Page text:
The dress went through a second security machine. ( In pre 9/11 travel this would not have happened) The mother of the bride was nervous but did not say anything.

We land in Johannesburg and change to South African Airways.


The mood is festive. People start calling out “Is that my dress? Are you bringing this to me? Am I invited to the wedding?” There is a discussion at security as to the best way to put the dress through the machine safely. They straighten the bag carefully before it goes through. I’m beginning to see that a wedding dress in Africa is important business. We lay the dress on a bench carefully in the airport lounge. When no one is looking I open up the dress and check it. Three security machines are a lot to go through. The dress is fine.


The mother and the mother in law are now both carrying assistants and happy to be doing it. The stewardess on South African Airways decides that the best place will be to lay it flat in the overhead compartment and moves the luggage so the dress can lie flat.

We arrive in Capetown and rent cars. The dress rides in the bigger one and reaches the hotel in Capetown quickly and unscathed. The other car is lost.


The dress rests in the closet for a week in Capetown and prepares for its final flight to Skukusa.


There is one more airport and security machine to go.  Everyone is excited.


The maid of honor has arrived and is carrying the dress with the bride.


The dress waits quietly for the most important moment of its life as the rest of us eat breakfast in the airport.


We land in Skukusa.


It is a a very different kind of airport.


The luggage is loaded one last time.


The dress goes on its final portion of the journey on the back of a jeep for an hour through Kruger National Park. (Under the groom’s suit for protection.)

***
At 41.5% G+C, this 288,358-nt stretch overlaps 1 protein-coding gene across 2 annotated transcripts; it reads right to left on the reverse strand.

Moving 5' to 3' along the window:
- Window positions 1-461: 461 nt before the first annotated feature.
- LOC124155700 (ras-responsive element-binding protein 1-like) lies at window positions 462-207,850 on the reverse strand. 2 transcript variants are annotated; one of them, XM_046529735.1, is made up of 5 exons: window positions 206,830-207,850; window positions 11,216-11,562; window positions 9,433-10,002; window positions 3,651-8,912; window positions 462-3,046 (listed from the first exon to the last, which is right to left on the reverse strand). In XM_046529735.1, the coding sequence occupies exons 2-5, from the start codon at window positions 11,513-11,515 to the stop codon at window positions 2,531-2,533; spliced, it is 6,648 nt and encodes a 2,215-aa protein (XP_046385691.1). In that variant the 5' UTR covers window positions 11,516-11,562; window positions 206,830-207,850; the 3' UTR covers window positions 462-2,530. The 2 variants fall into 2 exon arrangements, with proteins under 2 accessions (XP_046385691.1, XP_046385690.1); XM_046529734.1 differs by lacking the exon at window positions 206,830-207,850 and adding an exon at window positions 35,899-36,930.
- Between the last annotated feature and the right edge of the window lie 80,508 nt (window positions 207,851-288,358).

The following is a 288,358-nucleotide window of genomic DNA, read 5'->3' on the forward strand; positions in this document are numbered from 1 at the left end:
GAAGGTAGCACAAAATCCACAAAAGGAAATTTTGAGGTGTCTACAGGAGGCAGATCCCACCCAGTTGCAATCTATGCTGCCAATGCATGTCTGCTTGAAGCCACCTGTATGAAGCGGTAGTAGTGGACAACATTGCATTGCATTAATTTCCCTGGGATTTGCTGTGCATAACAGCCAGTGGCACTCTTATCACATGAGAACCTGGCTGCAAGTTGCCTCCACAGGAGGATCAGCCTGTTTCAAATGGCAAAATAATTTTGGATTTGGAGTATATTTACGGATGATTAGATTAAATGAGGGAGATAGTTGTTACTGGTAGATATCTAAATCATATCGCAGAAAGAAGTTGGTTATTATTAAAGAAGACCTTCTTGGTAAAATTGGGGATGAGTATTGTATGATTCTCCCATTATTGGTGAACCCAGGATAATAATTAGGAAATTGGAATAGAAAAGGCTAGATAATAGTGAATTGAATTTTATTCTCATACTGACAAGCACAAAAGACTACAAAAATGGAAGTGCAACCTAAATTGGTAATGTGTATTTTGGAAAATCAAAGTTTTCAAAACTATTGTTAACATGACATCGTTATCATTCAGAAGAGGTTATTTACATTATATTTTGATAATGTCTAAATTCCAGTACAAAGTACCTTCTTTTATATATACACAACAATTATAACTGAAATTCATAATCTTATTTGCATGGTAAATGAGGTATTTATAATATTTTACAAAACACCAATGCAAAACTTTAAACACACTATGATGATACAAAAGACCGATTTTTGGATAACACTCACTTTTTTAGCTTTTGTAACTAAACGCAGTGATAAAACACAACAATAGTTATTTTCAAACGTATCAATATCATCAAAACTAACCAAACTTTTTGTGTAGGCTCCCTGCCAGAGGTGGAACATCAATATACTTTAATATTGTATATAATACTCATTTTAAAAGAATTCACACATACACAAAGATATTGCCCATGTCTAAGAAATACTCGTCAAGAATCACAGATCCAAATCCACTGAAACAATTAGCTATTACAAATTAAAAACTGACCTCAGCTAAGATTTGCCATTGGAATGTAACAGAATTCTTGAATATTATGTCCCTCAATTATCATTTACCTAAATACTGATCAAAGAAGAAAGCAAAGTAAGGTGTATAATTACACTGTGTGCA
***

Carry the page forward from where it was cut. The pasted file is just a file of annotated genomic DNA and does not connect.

The dress sees its first elephant up close in Africa and realizes that it is a long way from Vera Wang.


Fly Safe,


Ten Reasons To Visit South Africa

“If I know a song of Africa, of the giraffe and the African new moon lying on her back, of the plows in the fields and the sweaty faces of the coffee pickers, does Africa know a song of me? Will the air over the plain quiver with a color that I have had on, or the children invent a game in which my name is, or the full moon throw a shadow over the gravel of the drive that was like me, or will the eagles of the Ngong Hills look out for me?” Karen Blixen

Some of the greatest game viewing opportunities in the world are in South Africa. The chance to see the Big Five (Buffalo, Elephant, Rhino, Lion and Leopard) in their natural habitat is hard to ignore. The Big Five together with a wide range of other wildlife species can be found in more than 20 national wildlife reserves and many private game parks. Who knew the big five meant animals?

I love penguins. It surprised me that there are penguin colonies in Africa. The African penguin (or jackass penguins) are found on Boulder Beach near Cape Town in the Western Cape province of South Africa.

The flat top of Table Mountain shapes the skyline of Capetown. It is the icon of South Africa and voted one of the new Seven Wonders of Nature. It is one of the oldest mountains in the world and of the planet’s twelve main energy centers, radiating magnetic or spiritual energy.

Robben Island is where Nelson Mandela was imprisoned for 18 years. Mandela always carried himself as a human being while fighting injustice and inequality, The island is a piece of South African history and tours are given by former prisoners.

The Apartheid Museum in Johannesburg tells the Emotional story of South African discrimination by color and the fight to overcome it.

The townships in South Africa are the underdeveloped urban non white areas. Currently there are many programs to help develop the townships and I hope to see them.

The wineries of Capetown are known for world-class vintages and beautiful scenery. Though I’m not a big drinker, I do love visiting wineries when I travel. South African wines are really popular in California.

I love African choral music in the style of Ladysmith Black Mambazo. I hope to hear several of these traditional groups,

The rainbow nation, the unique complex history of South Africa,the diverse demographics, the people and interesting animals result in delicious dishes which are distinctly South African. Let the eating begin.

My daughter is getting married there.

Fly Safe,